“The town said it was too late but they had dropped it off the day before the meeting,” he said.

Both Liccione and the Sconset merchants said better traffic-control measures are needed to help customers and staff enter and exit their parking lot as well as to monitor traffic problems on Myrtle Avenue.

“I have requested from the traffic authority numerous times for someone to be stationed there,” Liccione said. “People run the stop sign there all the time.”

Jennifer Johnson, another RTM representative from District 9, said, “On many levels it’s a nice addition to have a pedestrian friendly place, and that’s lovely, but you can’t do that in a vacuum.”

Church Lane, she said, “can’t be closed without thinking how we’re going to increase parking downtown — there’s general consensus and funding to move that ball forward. This has to be addressed globally.”

Town officials are “trying to delay things for an undecided police station site. We can’t wait forever. We want the merchants to succeed,” Johnson added.

Some Sconset Square tenants also sent a letter to the Downtown Plan Implementation Committee, asking that a permit parking system be established for downtown employees. And a letter both supporting permit parking for employees and the reopening of Church Lane by Barry Brennan, general manager of Mexicue restaurant on Main Street, was published by the Westport Journal.

Merchants and restaurateurs on Church Lane, as well as both the Westport Downtown Association and Westport-Weston Chamber of Commerce, support blocking off part of Church Lane to create a summer pedestrian mall because of the atmosphere it creates and the attraction for customers and diners.

On Monday, when many Westport restaurants are closed, the outside dining area at the Spotted Horse Tavern, 26 Church Lane, was busy, with patrons enjoying the sunshine and the quiet street.

“There’s such a nice vibe here,” said Matt Gass, the Spotted Horse assistant manager, as he stood outside the restaurant. “Everyone loves it. They all agree it’s one of the positives that came out of the pandemic.”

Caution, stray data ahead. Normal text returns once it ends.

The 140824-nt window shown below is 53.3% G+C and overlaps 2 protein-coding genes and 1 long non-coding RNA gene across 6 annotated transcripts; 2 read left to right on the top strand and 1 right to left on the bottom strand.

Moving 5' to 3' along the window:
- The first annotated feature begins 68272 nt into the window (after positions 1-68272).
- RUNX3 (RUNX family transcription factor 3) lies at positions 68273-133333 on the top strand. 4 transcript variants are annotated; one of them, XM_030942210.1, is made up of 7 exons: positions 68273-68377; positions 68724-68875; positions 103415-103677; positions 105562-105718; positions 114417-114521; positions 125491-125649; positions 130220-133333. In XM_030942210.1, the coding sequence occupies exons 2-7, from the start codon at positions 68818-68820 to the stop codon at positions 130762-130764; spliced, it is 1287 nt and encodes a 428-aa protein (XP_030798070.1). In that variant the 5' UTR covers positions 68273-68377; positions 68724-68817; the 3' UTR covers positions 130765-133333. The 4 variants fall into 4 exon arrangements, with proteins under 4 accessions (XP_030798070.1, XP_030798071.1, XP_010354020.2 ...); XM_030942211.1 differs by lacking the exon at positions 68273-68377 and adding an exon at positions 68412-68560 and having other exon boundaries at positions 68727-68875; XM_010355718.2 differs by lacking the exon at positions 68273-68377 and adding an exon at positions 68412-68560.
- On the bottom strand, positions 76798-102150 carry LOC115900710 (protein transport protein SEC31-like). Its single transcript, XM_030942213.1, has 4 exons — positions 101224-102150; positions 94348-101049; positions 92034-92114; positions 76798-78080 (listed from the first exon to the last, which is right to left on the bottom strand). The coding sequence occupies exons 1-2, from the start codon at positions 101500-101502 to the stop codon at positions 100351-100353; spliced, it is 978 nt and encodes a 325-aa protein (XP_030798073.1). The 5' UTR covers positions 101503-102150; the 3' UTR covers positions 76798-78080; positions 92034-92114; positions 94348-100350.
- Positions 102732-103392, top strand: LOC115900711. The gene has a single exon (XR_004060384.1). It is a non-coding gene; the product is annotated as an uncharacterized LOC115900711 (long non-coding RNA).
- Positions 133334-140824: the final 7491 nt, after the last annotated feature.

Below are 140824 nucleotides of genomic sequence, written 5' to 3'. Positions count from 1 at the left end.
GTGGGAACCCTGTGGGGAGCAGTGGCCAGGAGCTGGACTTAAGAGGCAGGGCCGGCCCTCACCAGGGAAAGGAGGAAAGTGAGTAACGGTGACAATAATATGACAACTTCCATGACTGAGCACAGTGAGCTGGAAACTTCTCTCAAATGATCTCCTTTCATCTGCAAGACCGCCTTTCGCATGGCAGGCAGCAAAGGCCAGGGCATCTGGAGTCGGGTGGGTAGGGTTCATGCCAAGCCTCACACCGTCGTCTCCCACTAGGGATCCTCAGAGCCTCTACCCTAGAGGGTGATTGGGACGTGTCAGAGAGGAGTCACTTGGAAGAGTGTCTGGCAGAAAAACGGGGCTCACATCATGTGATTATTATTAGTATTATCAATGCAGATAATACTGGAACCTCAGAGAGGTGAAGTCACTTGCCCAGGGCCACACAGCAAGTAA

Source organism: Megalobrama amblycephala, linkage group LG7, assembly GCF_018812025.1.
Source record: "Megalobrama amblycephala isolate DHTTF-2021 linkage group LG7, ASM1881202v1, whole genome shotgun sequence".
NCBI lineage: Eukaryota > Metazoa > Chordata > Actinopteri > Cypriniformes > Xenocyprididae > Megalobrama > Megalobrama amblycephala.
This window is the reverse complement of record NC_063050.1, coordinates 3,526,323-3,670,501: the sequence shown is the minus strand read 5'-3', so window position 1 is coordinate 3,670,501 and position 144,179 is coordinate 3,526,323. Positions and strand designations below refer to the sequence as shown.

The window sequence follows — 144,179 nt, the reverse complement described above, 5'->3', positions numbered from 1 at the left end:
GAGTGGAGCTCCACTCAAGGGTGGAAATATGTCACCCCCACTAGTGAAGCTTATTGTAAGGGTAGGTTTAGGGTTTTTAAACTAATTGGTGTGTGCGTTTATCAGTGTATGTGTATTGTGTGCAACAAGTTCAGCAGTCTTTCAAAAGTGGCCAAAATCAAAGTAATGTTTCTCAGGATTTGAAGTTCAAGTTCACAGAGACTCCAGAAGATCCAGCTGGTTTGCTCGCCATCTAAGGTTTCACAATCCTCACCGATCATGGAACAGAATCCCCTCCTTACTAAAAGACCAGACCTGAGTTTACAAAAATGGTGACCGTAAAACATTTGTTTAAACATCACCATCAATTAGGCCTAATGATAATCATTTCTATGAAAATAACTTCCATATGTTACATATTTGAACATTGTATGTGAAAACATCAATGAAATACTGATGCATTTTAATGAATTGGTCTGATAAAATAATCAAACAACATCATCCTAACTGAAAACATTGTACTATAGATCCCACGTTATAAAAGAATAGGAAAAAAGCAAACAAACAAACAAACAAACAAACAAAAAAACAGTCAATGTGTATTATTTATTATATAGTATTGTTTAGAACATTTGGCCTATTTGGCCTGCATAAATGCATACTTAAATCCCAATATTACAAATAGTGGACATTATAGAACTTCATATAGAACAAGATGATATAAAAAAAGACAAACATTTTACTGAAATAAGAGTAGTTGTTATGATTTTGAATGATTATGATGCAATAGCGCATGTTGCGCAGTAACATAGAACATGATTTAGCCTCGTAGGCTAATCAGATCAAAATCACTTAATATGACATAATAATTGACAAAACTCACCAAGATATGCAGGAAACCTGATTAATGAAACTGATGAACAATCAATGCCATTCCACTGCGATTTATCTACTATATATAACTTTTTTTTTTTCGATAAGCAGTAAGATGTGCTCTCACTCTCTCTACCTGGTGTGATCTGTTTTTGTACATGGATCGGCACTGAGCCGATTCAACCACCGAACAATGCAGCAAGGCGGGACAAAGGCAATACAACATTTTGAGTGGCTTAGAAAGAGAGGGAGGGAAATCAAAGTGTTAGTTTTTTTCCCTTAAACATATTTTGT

Diners bring their children and it’s quiet, “with no cars zipping by,” he said. “It’s nothing but good.” 

Down the street, Ada Yeung, manager of Pink Sumo, said the restaurant attracts more customers in the summer when they can eat outside. In the colder seasons, most of its business is take-out.

“Everyone loves it,” she said of dining outdoors when the street is closed. 

Maxxwell Crowley, president of the Westport Downtown Association, called the closing of Church Lane “a home run.”

Originally the idea of Randy Herbertson, who now is chairman of the Downtown Plan Implementation Committee, closing Church Lane has become not only a favorite place for Westporters to dine outside, but also a platform for local musicians to perform weekend nights, Crowley said. 

“It created a piece of the downtown that was meant for the public,” he said. “They gather, they sit, they enjoy.”

Matthew Mandell, the Westport-Weston Chamber of Commerce executive director, said he understands why merchants not benefiting directly from the street’s closure may not be happy about it.

“The closing of Church Lane has been very successful overall for our town,” he said. “It’s understandable that people whose businesses aren’t there don’t like it, but globally it helps everybody.”

Freelance writer Gretchen Webster, a Fairfield County journalist for many years, was editor of the Fairfield Minuteman and has taught journalism at New York and Southern Connecticut State universities.